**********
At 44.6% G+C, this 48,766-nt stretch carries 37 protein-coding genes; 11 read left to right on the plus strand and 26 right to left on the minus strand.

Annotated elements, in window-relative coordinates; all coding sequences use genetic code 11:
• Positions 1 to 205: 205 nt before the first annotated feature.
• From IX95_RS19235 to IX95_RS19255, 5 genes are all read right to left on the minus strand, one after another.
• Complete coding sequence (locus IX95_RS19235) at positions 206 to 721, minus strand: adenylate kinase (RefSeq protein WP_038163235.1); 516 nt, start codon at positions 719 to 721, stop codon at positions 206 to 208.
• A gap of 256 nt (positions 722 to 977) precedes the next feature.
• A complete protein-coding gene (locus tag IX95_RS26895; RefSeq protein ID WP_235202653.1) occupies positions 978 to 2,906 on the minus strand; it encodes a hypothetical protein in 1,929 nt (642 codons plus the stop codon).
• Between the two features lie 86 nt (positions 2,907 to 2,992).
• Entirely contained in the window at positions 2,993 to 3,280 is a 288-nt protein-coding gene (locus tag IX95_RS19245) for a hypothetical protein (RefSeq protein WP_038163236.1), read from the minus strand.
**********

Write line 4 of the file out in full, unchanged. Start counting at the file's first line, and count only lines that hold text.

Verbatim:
• From IX95_RS19235 to IX95_RS19255, 5 genes are all read right to left on the minus strand, one after another.